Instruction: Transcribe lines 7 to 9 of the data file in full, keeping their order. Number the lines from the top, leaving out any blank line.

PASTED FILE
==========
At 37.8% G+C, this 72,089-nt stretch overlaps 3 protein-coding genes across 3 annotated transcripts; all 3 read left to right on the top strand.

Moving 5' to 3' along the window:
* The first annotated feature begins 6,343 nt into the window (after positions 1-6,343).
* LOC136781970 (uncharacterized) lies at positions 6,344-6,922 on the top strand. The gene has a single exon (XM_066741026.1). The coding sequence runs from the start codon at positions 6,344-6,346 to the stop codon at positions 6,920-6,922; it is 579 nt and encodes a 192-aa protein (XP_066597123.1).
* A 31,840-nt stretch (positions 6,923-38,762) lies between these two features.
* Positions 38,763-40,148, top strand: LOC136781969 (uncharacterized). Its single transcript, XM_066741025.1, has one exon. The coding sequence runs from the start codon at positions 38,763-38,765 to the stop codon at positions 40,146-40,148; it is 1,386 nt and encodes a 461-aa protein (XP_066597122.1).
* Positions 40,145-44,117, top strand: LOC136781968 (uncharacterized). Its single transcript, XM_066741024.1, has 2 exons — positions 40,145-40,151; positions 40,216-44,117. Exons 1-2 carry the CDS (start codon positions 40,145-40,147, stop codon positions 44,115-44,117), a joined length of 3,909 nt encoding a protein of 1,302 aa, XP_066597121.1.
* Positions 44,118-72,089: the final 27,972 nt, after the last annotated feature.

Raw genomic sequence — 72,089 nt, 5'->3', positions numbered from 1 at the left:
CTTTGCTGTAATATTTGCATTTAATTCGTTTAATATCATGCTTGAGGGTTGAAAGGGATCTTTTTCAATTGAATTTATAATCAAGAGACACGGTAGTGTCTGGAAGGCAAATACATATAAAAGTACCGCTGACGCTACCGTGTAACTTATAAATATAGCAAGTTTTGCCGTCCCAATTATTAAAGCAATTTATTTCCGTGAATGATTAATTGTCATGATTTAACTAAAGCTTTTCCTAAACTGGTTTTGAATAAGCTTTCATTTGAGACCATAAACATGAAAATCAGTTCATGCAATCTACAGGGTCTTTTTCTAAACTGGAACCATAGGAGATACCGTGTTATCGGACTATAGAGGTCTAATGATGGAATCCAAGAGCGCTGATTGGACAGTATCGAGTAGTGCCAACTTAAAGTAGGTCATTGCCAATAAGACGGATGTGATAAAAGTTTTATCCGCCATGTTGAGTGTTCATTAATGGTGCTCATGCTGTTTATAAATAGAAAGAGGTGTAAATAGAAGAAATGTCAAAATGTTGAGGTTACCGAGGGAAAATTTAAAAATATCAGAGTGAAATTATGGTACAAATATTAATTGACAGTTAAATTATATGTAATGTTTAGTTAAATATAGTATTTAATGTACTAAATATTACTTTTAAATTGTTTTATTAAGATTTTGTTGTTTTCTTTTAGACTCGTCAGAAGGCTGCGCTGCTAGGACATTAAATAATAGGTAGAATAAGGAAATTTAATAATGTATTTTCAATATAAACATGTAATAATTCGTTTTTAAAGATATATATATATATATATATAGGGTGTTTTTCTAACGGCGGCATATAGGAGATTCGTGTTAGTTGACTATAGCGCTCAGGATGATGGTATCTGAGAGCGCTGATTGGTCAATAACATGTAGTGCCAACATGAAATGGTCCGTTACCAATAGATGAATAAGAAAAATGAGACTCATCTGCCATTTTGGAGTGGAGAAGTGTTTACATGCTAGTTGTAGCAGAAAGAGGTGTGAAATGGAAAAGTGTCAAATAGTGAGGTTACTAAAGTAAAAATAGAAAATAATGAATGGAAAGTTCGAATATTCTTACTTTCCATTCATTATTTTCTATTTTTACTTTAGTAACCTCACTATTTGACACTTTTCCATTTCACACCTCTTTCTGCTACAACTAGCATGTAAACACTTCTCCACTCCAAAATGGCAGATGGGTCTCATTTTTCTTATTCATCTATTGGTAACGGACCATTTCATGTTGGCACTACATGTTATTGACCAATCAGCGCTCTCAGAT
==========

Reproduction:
* Positions 40,145-44,117, top strand: LOC136781968 (uncharacterized). Its single transcript, XM_066741024.1, has 2 exons — positions 40,145-40,151; positions 40,216-44,117. Exons 1-2 carry the CDS (start codon positions 40,145-40,147, stop codon positions 44,115-44,117), a joined length of 3,909 nt encoding a protein of 1,302 aa, XP_066597121.1.
* Positions 44,118-72,089: the final 27,972 nt, after the last annotated feature.

Raw genomic sequence — 72,089 nt, 5'->3', positions numbered from 1 at the left: